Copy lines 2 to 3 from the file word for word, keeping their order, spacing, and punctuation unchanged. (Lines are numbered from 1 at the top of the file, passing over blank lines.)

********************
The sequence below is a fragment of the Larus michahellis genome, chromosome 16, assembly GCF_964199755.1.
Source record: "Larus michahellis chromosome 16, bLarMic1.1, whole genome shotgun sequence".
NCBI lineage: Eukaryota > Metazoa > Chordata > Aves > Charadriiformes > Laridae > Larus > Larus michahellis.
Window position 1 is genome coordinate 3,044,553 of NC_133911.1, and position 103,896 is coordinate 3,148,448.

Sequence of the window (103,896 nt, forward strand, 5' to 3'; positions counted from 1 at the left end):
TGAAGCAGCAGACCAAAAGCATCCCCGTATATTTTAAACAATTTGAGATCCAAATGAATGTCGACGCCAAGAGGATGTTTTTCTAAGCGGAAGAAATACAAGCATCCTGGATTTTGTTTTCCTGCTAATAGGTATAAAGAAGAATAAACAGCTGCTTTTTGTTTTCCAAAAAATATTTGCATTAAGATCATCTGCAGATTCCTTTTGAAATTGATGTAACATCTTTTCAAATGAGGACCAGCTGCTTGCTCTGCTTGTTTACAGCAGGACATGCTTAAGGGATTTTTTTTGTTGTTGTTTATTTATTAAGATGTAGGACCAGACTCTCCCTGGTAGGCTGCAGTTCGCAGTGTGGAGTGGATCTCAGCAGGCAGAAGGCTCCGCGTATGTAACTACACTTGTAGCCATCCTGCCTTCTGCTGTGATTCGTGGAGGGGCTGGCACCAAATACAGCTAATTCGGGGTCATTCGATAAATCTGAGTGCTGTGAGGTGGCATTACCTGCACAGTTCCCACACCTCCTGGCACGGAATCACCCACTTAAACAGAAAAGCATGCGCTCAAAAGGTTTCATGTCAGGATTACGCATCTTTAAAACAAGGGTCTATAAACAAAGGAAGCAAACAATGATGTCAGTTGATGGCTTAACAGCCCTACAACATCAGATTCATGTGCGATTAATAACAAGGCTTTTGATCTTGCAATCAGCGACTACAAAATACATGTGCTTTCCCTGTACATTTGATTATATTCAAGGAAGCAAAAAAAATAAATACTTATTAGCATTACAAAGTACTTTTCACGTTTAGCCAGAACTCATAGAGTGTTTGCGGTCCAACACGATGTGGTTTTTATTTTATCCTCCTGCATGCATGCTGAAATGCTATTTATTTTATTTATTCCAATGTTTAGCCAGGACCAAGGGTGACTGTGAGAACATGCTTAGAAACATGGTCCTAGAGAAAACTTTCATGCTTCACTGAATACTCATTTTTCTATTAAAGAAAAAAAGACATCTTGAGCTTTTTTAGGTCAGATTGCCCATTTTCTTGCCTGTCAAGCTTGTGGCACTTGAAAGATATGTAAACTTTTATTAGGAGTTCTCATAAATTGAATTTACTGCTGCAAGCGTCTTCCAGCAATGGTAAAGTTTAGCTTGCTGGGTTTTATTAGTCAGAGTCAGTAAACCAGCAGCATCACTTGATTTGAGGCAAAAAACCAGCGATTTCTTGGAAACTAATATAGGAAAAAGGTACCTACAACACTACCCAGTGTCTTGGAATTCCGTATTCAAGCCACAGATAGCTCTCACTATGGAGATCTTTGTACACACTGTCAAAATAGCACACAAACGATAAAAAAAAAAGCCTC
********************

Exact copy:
Source record: "Larus michahellis chromosome 16, bLarMic1.1, whole genome shotgun sequence".
NCBI lineage: Eukaryota > Metazoa > Chordata > Aves > Charadriiformes > Laridae > Larus > Larus michahellis.